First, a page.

banyon
03-22-2009, 11:43 AM
Pretty frightening.

. (http://www.chiefsplanet.com/BB/showthread.php?t=204571)

Thats a bit of an over reaction.

wild1
03-22-2009, 12:00 PM
haven't you guys heard about the $100 million AIG is spending?

RINGLEADER
03-22-2009, 12:01 PM
Never waste a good crisis.

wild1
03-22-2009, 12:04 PM
speaking of communism, have you heard his Young Pioneers ideas?

stevieray
03-22-2009, 12:27 PM
I find it amusing how he went on TV and stated the 250k limit was needed...then turned around and got a 500k advance for something he hasn't accomplished yet.

wazu
03-22-2009, 12:36 PM
I find it amusing how he went on TV and stated the 250k limit was needed...then turned around and got a 500k advance for something he hasn't accomplished yet.

The rules that are applied to workers seldom apply to high-ranking Politburo members.

Count Zarth
03-22-2009, 01:24 PM
I find it amusing how he went on TV and stated the 250k limit was needed...then turned around and got a 500k advance for something he hasn't accomplished yet.

Um, do you not see the difference?

munkey
03-22-2009, 01:51 PM
haven't you guys heard about the $100 million AIG is spending?


I personally don't give a rats ass what AIG is spending...It's more than obvious that our current administration didn't do it's homework when it came to this company. It will be interesting to see "exactly" what they knew and did not know about the bonuses.

This is no different than pork spending and now for some reason people are paying attention to it.

I find it ironic actually...

RINGLEADER
03-22-2009, 02:18 PM
I personally don't give a rats ass what AIG is spending...It's more than obvious that our current administration didn't do it's homework when it came to this company. It will be interesting to see "exactly" what they knew and did not know about the bonuses.

This is no different than pork spending and now for some reason people are paying attention to it.

I find it ironic actually...

Obama's treasury dept tells Dodd to put in language. Dodd denies it, then says he did do it because treasury told him to. Treasury claims it was Dodd's doing. Dodd claims that treasury made him do it. Obama comes out to take responsiblity after saying no one should look at him because he inherited the problem.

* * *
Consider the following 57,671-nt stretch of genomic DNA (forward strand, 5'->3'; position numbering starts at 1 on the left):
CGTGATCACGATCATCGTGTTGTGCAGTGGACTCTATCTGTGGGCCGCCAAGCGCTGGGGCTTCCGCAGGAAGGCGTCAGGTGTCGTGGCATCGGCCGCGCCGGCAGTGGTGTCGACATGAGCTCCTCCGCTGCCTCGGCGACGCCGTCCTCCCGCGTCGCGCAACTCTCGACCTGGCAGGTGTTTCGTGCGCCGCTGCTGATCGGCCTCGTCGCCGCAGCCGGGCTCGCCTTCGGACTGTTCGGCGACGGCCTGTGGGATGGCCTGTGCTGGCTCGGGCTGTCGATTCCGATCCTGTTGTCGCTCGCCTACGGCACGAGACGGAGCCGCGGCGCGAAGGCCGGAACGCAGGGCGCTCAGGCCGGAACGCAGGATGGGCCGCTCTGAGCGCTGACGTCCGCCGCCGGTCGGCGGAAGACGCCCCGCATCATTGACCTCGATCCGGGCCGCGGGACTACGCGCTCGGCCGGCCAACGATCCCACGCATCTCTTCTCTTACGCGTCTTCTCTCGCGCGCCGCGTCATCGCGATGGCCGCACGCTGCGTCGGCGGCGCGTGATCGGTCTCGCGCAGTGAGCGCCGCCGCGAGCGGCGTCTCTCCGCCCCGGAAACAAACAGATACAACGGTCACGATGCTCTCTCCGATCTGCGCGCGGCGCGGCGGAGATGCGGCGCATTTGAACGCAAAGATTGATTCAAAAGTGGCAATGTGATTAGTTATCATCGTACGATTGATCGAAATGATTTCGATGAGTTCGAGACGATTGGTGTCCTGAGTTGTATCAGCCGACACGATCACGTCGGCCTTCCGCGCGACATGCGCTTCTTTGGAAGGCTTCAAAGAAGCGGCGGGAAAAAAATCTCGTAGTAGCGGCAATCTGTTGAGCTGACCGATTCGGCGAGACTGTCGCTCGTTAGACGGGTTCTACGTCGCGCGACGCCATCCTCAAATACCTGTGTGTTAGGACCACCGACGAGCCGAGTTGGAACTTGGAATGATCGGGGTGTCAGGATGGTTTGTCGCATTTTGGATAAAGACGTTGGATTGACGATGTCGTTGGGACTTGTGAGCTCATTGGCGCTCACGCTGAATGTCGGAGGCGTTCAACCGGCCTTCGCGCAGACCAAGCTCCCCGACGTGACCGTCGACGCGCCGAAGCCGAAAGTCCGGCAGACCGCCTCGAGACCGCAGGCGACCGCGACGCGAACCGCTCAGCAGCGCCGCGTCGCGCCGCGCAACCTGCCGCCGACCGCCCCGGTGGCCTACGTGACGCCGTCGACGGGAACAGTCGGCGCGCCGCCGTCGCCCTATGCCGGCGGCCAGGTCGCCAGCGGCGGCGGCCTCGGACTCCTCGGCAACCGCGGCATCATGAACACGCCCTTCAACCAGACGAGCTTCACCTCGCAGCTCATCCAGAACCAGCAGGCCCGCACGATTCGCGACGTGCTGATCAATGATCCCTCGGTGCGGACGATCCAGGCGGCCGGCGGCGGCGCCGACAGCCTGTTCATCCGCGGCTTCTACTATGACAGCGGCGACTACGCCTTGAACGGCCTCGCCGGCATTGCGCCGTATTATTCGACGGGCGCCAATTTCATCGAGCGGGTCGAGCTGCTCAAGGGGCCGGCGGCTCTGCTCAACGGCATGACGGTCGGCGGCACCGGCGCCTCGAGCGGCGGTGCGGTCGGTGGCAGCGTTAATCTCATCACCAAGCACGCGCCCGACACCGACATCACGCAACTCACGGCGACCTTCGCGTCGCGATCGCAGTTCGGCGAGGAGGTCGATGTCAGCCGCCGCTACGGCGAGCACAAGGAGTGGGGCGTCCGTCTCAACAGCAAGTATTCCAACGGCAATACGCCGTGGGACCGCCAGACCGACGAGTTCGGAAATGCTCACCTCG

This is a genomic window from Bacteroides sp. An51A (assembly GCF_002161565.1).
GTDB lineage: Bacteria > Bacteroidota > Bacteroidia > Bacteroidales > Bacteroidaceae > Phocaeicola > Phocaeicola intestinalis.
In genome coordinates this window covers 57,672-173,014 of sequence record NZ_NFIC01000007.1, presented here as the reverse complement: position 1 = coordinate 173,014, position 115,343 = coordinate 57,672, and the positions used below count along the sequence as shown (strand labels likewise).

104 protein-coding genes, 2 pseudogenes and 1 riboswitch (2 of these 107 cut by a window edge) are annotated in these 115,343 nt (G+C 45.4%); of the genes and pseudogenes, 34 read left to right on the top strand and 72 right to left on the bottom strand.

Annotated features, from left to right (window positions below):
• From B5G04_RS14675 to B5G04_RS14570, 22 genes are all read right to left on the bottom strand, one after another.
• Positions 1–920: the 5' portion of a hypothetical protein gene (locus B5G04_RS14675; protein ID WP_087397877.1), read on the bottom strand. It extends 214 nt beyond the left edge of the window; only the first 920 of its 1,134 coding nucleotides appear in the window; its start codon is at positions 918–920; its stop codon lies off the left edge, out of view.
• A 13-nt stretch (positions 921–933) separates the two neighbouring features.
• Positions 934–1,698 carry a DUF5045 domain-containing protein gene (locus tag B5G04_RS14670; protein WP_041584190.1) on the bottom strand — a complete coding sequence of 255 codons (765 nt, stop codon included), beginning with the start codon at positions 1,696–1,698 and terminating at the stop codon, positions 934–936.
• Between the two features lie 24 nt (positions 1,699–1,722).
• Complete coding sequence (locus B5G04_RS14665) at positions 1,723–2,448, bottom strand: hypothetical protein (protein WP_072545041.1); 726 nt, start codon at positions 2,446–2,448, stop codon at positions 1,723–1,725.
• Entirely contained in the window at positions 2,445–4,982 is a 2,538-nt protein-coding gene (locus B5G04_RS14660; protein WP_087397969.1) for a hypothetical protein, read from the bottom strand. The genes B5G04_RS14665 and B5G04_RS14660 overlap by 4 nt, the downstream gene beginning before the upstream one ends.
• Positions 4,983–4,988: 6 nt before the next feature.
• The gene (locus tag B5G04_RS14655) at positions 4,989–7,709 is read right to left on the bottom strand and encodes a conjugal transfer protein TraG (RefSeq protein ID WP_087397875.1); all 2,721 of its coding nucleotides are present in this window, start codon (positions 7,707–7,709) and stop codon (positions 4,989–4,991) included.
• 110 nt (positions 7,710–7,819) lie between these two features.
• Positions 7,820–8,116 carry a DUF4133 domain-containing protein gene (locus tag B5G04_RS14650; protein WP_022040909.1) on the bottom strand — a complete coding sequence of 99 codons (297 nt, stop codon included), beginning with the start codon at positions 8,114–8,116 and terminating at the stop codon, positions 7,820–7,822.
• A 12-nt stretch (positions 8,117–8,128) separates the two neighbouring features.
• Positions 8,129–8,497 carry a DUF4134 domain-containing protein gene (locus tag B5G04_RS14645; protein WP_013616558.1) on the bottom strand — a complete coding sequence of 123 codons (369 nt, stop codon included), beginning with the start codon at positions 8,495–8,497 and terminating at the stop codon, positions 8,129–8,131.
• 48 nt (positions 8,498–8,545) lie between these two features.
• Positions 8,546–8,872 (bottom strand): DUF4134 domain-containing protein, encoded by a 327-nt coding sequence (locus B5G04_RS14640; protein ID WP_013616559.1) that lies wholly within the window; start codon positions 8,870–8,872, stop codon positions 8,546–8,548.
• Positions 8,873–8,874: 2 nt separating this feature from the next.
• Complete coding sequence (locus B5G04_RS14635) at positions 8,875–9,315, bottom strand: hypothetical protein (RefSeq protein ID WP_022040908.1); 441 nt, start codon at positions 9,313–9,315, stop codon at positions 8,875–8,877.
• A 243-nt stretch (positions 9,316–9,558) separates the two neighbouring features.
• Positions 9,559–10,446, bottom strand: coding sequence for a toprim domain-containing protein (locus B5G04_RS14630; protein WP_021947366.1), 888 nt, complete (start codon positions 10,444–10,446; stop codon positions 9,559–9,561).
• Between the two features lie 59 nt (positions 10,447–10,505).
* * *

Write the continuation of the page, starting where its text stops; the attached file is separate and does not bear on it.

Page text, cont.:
And everyone nods knowingly about how Obama is so smart.

Let's put another trillion on the bonfire!

RINGLEADER
03-22-2009, 02:22 PM
The rules that are applied to workers seldom apply to high-ranking Politburo members.

It's wrong to talk this way.

***SPRAYER
03-22-2009, 03:03 PM
http://econc10.bu.edu/economic_systems/NatIdentity/EE/Romania/CEAUSESC.html

RINGLEADER
03-22-2009, 03:28 PM
http://econc10.bu.edu/economic_systems/NatIdentity/EE/Romania/CEAUSESC.html

I have a friend who was actually Mayor of Bucharest for a few hours. All because she stood up and rallied the crowds after the existing mayor got on a stand and started offering higher pay and more freedoms. She told me she got up and told him to leave or he would be killed by the mob. He left, they needed a mayor, and she substituted until someone with some political background could take over.

Not sure how true it was but I always thought it was a fun story. She definitely was there when it all happened. And the resulting influx of capitalism made her wealthy until the subsequent influx of mobsters offered her the choice of a) giving them her business and leaving the country or b) keeping her business and being riddled with bullets like her partner. She chose a).

wild1
03-22-2009, 03:37 PM
you think this is bad - well, you know Obama is going to come back and ask for another 800 billion before the summer is out

RINGLEADER
03-22-2009, 04:00 PM
It is scary to see leading Democrats calling for restrictions on executive pay for workers at companies that didn't take taxpayer money (and actually believe what they're saying). I think, on Obama's level, this is more of a red herring but to hear morons like Barney Frank propose not only caps on executive pay but also make idiotic proposals for two-way bonus structures (where people pay money back if the company doesn't do well) just go to show what you get when people who don't understand how to run a company try to run a company. Or, worse yet, when politicians who are governed by public sentiment (as they should be) try to impose their political needs on the operations of firms in the private sector.

wild1
03-22-2009, 04:11 PM
i wonder, what if my company became distressed by the end of the year. will they eventually try to tell them they can't pay my bonus, even though i am not an executive?